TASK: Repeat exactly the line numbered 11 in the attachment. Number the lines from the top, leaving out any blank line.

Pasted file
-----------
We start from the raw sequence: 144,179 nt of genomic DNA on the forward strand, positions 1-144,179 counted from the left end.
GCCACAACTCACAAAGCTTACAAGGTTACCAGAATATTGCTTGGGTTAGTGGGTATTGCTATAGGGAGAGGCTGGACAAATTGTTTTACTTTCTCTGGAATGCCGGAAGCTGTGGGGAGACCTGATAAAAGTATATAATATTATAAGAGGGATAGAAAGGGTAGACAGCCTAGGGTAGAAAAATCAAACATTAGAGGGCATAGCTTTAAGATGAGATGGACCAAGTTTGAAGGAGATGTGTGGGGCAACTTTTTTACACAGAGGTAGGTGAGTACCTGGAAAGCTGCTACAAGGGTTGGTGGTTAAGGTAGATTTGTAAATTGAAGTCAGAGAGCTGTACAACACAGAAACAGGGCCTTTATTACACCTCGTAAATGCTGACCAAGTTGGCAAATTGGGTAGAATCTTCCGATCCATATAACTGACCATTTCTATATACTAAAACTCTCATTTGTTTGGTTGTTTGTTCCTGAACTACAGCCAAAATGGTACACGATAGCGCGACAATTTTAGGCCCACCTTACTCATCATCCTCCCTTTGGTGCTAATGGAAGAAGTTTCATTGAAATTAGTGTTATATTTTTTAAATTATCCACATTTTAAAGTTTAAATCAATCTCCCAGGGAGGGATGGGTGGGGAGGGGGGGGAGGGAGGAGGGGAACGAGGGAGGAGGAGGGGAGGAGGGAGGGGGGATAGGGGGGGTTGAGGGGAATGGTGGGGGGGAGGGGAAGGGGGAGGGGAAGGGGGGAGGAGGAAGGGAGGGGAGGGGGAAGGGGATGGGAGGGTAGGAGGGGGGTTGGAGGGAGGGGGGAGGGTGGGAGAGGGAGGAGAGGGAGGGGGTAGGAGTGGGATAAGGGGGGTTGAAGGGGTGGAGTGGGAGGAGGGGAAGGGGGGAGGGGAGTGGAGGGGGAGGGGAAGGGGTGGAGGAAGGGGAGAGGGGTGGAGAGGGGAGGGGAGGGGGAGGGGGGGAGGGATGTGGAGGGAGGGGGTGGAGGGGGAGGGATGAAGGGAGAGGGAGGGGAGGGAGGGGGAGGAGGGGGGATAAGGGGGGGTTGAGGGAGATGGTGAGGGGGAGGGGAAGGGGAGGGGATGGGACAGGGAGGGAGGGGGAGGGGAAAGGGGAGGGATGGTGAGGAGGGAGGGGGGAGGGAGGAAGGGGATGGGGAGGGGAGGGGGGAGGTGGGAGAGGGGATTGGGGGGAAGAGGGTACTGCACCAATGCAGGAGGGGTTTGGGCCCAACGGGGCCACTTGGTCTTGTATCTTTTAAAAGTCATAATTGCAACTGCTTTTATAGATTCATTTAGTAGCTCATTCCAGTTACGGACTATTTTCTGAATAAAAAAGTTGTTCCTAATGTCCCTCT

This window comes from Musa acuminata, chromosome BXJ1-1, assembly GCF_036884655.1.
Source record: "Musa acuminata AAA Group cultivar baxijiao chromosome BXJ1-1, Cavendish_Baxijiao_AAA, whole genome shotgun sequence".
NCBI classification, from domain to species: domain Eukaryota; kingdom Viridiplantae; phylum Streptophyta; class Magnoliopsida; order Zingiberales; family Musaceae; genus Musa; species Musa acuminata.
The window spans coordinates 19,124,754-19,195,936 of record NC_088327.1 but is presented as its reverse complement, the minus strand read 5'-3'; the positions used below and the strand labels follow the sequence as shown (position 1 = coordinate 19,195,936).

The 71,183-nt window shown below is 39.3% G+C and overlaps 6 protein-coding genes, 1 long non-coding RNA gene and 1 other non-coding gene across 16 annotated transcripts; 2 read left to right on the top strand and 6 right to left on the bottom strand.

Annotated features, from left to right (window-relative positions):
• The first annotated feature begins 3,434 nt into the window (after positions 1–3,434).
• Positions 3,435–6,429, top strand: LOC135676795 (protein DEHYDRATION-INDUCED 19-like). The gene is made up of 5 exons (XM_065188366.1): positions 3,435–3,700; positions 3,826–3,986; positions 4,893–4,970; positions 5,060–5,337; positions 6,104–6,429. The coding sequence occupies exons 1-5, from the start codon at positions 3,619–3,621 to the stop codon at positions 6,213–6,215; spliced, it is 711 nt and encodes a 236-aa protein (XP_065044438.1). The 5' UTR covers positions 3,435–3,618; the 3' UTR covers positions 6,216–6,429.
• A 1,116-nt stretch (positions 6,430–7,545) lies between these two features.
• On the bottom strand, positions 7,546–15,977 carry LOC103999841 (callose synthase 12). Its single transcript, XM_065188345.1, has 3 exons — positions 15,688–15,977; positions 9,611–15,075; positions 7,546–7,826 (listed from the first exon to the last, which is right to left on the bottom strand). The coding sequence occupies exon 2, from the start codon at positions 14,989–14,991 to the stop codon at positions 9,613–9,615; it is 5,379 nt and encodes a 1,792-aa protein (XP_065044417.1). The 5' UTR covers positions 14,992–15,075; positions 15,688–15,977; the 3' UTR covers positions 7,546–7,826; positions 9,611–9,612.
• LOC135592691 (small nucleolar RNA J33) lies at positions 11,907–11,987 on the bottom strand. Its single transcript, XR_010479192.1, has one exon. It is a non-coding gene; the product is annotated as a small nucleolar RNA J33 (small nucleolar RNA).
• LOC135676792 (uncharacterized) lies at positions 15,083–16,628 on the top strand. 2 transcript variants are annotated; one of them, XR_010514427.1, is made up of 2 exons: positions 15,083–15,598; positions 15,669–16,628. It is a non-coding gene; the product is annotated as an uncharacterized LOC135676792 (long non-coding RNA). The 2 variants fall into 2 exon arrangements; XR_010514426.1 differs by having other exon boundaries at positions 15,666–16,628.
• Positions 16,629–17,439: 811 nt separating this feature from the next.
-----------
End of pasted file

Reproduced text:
• A 1,116-nt stretch (positions 6,430–7,545) lies between these two features.